The answer print screening went well. A couple of small fixes to be made. Jody, the producer, went back to the digital edit suite @ Technicolor and tweaked the brightness on a couple of shots in reel #2 - Tech will go ahead and shoot this to film and then we should be done on the film side of things.
After the film part is taken care of, the video masters must follow (and the nagging inclusion of closed captioning - it’s obviously a good thing…heck, it’s mandatory in this country, but a p.i.t.a. to seamlessly complete so that you’re not sitting around, waiting for the closed caption file to be completed by the supplier while your post schedule is being held up). We are all hoping that Keyhole will show at TIFF (Toronto International Film Festival) - I am confident in this. The hardest part of post is keeping the engine running and not getting distracted by sub-deadlines (like film festivals), though paradoxically you need them for so many reasons (publicity, new distribution sales, etc..).
Now, a warning (to most): the schedule that Keyhole has operated under would break, batter, and perhaps kill 99% of the semi-professionally made feature films out there. I’ve been rather upfront about what we have been able to achieve given the short amount of time for colour correction, sound design, and especially sound mixing. We are blessed by several things:
- A great fucking crew. Seriously. You can’t pull that out of your ass - it takes time to build such a thing, and so it would be dangerous for anyone to assume that this was only a small part of Keyhole's successful execution. In particular, I worry about any producers out there thinking that all of this was just a matter of money management and not picking and choosing the people who grace (yes) the project with their talent and hard work.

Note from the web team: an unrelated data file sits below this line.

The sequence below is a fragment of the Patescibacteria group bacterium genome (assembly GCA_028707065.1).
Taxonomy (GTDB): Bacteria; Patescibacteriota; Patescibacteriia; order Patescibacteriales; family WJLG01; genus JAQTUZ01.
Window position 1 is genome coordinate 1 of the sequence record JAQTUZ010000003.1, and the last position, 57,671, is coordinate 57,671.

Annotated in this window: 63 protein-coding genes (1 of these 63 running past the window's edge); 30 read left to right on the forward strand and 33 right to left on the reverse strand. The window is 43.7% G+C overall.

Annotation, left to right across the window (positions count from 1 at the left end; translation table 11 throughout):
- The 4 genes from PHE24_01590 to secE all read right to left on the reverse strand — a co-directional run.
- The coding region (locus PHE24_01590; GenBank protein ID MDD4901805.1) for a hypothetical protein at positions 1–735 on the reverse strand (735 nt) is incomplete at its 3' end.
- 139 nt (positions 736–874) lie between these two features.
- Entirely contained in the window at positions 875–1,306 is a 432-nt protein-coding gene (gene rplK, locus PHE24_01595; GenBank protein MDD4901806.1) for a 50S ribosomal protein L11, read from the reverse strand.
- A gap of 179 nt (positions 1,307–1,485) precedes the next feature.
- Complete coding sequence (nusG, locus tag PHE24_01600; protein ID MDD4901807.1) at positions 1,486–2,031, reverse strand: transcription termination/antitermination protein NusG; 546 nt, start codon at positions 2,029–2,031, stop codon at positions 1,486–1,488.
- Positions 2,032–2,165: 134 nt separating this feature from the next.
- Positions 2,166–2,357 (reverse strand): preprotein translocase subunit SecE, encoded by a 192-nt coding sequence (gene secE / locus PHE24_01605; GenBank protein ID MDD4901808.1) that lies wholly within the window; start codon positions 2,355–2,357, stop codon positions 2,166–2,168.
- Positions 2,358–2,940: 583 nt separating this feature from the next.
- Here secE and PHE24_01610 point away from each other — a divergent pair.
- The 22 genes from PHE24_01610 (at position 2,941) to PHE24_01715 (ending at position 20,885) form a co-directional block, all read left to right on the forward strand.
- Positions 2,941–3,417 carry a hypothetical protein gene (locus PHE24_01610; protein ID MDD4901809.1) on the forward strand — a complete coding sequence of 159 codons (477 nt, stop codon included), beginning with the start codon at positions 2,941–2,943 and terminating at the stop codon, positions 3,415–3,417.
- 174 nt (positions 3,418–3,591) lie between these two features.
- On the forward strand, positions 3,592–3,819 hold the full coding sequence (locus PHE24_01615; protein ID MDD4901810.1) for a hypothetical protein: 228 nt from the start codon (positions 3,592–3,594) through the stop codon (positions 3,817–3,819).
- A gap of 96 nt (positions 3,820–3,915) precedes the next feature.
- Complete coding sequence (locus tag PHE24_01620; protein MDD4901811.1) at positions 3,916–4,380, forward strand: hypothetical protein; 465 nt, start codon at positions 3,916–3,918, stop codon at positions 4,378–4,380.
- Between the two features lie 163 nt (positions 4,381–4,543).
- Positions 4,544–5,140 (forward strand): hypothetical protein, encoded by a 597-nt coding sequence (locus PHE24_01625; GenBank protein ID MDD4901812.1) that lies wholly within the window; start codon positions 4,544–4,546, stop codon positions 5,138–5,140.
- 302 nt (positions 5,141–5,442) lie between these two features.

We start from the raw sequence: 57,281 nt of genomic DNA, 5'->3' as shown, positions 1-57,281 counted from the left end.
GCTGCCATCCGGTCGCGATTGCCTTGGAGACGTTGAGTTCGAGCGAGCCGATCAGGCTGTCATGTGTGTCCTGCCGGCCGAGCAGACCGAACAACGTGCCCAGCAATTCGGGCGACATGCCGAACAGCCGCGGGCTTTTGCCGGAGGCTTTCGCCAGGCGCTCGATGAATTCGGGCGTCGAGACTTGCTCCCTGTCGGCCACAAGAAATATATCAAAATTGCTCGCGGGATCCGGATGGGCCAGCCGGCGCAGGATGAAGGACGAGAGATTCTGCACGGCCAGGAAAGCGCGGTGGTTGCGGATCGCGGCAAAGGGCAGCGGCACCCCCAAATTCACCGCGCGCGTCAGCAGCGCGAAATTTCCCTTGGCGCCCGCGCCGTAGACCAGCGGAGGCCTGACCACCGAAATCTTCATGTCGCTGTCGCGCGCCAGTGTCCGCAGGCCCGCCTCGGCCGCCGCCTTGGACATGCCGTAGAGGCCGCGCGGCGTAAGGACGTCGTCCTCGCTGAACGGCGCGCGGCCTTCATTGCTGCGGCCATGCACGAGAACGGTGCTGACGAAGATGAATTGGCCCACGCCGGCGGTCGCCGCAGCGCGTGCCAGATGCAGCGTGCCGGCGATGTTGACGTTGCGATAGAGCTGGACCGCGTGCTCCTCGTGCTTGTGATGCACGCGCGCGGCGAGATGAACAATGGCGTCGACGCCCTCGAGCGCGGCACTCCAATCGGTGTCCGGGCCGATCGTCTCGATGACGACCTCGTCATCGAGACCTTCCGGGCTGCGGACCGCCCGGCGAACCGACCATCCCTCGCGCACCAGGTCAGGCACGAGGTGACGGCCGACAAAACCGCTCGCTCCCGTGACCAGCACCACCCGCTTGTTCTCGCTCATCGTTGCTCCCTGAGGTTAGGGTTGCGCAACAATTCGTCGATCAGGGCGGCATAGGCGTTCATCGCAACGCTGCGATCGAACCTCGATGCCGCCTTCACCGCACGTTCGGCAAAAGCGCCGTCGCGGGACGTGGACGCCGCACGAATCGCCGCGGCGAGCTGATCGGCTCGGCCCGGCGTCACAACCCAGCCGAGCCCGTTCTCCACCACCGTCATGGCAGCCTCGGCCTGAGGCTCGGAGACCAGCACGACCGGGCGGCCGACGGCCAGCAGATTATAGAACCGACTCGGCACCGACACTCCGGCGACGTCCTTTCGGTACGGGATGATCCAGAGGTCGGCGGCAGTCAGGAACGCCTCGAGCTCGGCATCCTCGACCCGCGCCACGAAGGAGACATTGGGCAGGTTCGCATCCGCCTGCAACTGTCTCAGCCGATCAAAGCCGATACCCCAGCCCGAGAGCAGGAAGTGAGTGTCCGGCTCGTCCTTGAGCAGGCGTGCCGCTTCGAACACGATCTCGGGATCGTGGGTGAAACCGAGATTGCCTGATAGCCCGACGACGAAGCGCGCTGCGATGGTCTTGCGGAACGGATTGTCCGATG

- Planning. I’ve worked with Guy before, but Jody Shapiro and Jean de Toit have worked with Guy on nearly everything he’s done since 2000. They understand how Guy shoots - even when the format is changed, as it was on Keyhole - and understand what to allow for in each and every category of production. As regards post, they consulted extensively with all the post houses to see whether they could achieve the end result we have now.
- Great post production talent: the folks at Technicolor (from colourist to coordinators), Tattersall (sound design/mixing), composer Jason Staczek, and particularly the efforts of picture editor John Gurdebeke. His initial sound design (and colour correction) saved the production a tonne of time and expense.
In other words, you could take the same camera, the same post schedule, the same list of deliverables, but you could not replicate that which is Keyhole. I say this as a tribute to those who contributed so much to the project.